William pursues his master’s degree under the supervision of Professor René Doyon and researcher Loïc Albert, where he works on characterizing the physical properties of a brown dwarf. These are substellar objects that are more massive than giants gas planets, but less massive than any star. Most of the time, they are discovered as isolated field objects, which allows only their light output to be measured. Other physical parameters like mass, radius, temperature, and age must often be inferred using atmospheric and evolutionary models. William’s project uses data from the Hubble, Kepler and Spitzer telescopes to study a brown dwarf orbiting in a M-dwarf binary system. This sort of system allows for direct measurement of most physical parameters, which can then be used to test the correctness of current brown dwarf model predictions.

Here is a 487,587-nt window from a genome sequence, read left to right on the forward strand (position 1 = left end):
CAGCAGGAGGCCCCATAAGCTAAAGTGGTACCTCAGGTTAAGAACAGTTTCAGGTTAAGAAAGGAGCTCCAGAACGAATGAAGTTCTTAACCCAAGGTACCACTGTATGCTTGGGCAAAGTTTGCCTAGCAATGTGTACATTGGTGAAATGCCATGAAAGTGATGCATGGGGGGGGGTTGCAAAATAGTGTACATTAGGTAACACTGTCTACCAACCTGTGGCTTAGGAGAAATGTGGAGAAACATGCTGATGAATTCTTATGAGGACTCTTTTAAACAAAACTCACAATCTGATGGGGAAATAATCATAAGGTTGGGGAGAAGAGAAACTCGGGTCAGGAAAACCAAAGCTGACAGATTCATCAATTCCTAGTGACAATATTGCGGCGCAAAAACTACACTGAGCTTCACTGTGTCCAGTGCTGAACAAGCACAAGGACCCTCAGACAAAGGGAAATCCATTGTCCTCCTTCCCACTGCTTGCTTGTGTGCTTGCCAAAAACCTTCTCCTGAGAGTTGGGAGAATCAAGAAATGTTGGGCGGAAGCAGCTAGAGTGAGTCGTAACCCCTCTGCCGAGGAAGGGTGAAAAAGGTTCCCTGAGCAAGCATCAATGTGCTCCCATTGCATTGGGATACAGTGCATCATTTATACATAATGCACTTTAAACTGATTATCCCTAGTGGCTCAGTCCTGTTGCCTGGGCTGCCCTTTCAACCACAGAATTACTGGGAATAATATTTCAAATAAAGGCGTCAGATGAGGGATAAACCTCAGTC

During his master’s, William also collaborated with Honeywell engineer Neil Rowlands. The internship consisted of simulating observations from the FGS instrument aboard the James Webb Space Telescope, with the goal being to determine the cause of unexpected variations in the reported flux of one of the FGS guiders. Before his master’s, William completed a bachelor’s degree in physics and computer Science at McGill University. He was also a summer intern for iREx during the summer of 2020, working under Loïc Albert and René Doyon on the NIRISS-SOSS extraction pipeline.